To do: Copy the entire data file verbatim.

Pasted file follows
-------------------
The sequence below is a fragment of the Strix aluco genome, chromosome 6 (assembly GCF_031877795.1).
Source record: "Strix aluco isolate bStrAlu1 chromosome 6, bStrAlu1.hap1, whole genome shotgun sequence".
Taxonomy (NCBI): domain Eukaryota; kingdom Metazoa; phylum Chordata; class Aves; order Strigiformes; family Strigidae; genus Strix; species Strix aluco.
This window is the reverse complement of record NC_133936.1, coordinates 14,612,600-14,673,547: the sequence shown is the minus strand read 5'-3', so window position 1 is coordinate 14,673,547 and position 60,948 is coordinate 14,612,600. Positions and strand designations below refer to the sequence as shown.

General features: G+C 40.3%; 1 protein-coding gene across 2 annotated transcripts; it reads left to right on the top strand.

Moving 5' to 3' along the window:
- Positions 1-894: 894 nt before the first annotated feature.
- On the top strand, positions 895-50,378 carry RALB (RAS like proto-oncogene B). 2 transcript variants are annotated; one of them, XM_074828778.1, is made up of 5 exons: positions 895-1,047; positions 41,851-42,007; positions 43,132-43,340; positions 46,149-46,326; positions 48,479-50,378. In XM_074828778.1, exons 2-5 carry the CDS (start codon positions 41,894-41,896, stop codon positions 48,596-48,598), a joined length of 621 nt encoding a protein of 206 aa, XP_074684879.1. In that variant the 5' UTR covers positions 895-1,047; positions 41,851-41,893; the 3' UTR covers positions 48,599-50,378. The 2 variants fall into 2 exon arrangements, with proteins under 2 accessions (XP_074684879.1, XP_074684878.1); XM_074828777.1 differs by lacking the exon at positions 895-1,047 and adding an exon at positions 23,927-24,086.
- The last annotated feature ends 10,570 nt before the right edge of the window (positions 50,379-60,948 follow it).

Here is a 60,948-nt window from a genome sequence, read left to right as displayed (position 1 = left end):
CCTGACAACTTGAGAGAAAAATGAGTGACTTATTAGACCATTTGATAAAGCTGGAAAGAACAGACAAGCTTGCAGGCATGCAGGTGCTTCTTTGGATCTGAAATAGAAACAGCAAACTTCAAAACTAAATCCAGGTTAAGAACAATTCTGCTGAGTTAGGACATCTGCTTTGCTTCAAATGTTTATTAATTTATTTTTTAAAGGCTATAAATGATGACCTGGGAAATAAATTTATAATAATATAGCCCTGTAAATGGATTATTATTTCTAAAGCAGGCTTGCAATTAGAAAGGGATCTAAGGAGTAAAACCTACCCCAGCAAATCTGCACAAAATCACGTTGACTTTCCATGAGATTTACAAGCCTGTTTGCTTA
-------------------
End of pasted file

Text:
The sequence below is a fragment of the Strix aluco genome, chromosome 6 (assembly GCF_031877795.1).
Source record: "Strix aluco isolate bStrAlu1 chromosome 6, bStrAlu1.hap1, whole genome shotgun sequence".
Taxonomy (NCBI): domain Eukaryota; kingdom Metazoa; phylum Chordata; class Aves; order Strigiformes; family Strigidae; genus Strix; species Strix aluco.
This window is the reverse complement of record NC_133936.1, coordinates 14,612,600-14,673,547: the sequence shown is the minus strand read 5'-3', so window position 1 is coordinate 14,673,547 and position 60,948 is coordinate 14,612,600. Positions and strand designations below refer to the sequence as shown.

General features: G+C 40.3%; 1 protein-coding gene across 2 annotated transcripts; it reads left to right on the top strand.

Moving 5' to 3' along the window:
- Positions 1-894: 894 nt before the first annotated feature.
- On the top strand, positions 895-50,378 carry RALB (RAS like proto-oncogene B). 2 transcript variants are annotated; one of them, XM_074828778.1, is made up of 5 exons: positions 895-1,047; positions 41,851-42,007; positions 43,132-43,340; positions 46,149-46,326; positions 48,479-50,378. In XM_074828778.1, exons 2-5 carry the CDS (start codon positions 41,894-41,896, stop codon positions 48,596-48,598), a joined length of 621 nt encoding a protein of 206 aa, XP_074684879.1. In that variant the 5' UTR covers positions 895-1,047; positions 41,851-41,893; the 3' UTR covers positions 48,599-50,378. The 2 variants fall into 2 exon arrangements, with proteins under 2 accessions (XP_074684879.1, XP_074684878.1); XM_074828777.1 differs by lacking the exon at positions 895-1,047 and adding an exon at positions 23,927-24,086.
- The last annotated feature ends 10,570 nt before the right edge of the window (positions 50,379-60,948 follow it).

Here is a 60,948-nt window from a genome sequence, read left to right as displayed (position 1 = left end):
CCTGACAACTTGAGAGAAAAATGAGTGACTTATTAGACCATTTGATAAAGCTGGAAAGAACAGACAAGCTTGCAGGCATGCAGGTGCTTCTTTGGATCTGAAATAGAAACAGCAAACTTCAAAACTAAATCCAGGTTAAGAACAATTCTGCTGAGTTAGGACATCTGCTTTGCTTCAAATGTTTATTAATTTATTTTTTAAAGGCTATAAATGATGACCTGGGAAATAAATTTATAATAATATAGCCCTGTAAATGGATTATTATTTCTAAAGCAGGCTTGCAATTAGAAAGGGATCTAAGGAGTAAAACCTACCCCAGCAAATCTGCACAAAATCACGTTGACTTTCCATGAGATTTACAAGCCTGTTTGCTTA